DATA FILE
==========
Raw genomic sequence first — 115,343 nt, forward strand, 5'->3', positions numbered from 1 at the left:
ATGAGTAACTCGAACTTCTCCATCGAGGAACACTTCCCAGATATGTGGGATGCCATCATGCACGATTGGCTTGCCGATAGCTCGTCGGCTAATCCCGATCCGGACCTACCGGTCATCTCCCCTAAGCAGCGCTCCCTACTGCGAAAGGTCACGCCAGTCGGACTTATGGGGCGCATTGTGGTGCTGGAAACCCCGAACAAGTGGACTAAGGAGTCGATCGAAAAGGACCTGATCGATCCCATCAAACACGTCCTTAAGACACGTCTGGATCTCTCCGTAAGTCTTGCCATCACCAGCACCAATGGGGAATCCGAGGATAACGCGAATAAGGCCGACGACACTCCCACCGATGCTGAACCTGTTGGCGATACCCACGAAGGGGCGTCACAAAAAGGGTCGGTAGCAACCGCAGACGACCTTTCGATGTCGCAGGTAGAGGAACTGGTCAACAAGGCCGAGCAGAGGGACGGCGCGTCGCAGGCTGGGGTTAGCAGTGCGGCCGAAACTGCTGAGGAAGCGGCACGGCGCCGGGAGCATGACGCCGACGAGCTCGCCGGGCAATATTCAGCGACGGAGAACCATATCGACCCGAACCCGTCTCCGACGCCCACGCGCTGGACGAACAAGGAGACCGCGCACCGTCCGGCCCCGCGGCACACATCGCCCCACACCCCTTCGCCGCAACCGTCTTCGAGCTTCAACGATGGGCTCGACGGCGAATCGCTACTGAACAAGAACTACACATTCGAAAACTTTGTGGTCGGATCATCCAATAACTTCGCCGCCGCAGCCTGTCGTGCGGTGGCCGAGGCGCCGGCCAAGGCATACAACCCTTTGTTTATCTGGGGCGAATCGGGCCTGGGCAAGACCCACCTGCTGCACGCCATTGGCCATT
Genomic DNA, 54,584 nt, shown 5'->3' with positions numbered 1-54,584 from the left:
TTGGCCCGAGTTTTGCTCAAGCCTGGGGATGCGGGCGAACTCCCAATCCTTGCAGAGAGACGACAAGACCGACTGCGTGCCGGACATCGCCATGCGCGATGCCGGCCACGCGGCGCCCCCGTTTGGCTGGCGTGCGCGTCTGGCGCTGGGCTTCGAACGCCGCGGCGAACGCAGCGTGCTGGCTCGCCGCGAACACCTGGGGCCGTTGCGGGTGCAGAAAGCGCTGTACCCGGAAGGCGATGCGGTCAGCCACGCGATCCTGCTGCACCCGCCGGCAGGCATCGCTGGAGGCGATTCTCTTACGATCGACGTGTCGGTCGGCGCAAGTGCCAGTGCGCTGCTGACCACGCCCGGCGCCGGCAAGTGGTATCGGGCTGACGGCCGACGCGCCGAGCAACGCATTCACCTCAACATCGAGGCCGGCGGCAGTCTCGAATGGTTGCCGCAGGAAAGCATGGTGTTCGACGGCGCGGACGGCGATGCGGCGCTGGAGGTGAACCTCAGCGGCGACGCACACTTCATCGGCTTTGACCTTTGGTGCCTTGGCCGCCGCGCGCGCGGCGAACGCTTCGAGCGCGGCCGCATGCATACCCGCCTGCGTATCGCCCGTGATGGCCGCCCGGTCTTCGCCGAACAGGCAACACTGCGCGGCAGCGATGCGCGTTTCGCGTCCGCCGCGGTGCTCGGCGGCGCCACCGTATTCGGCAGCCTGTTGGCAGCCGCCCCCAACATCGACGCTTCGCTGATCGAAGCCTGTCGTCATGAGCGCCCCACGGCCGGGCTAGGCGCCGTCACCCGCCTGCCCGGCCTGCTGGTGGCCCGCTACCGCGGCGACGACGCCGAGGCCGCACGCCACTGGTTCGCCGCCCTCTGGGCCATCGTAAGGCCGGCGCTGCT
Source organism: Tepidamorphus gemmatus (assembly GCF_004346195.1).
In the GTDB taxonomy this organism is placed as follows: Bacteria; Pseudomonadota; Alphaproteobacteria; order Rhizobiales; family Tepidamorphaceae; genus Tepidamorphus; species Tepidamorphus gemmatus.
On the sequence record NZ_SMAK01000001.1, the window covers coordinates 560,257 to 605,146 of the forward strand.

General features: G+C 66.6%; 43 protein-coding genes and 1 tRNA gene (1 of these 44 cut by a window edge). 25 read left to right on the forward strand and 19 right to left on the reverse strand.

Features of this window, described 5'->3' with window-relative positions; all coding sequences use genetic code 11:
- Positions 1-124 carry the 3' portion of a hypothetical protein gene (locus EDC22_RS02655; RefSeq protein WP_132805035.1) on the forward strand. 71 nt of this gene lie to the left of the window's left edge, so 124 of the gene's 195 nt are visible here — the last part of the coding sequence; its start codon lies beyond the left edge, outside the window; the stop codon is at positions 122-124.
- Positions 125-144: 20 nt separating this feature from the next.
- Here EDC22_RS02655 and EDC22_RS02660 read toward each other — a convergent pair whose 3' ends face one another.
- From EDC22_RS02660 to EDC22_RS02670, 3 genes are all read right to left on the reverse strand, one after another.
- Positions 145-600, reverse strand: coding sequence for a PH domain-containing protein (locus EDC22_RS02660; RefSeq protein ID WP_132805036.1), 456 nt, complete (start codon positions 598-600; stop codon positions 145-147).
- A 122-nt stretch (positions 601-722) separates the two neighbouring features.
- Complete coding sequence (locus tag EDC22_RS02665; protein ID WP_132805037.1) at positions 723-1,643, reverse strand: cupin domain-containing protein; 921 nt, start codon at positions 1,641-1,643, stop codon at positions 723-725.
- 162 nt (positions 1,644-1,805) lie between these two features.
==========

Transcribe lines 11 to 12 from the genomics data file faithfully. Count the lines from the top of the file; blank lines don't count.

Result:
- Positions 125-144: 20 nt separating this feature from the next.
- Here EDC22_RS02655 and EDC22_RS02660 read toward each other — a convergent pair whose 3' ends face one another.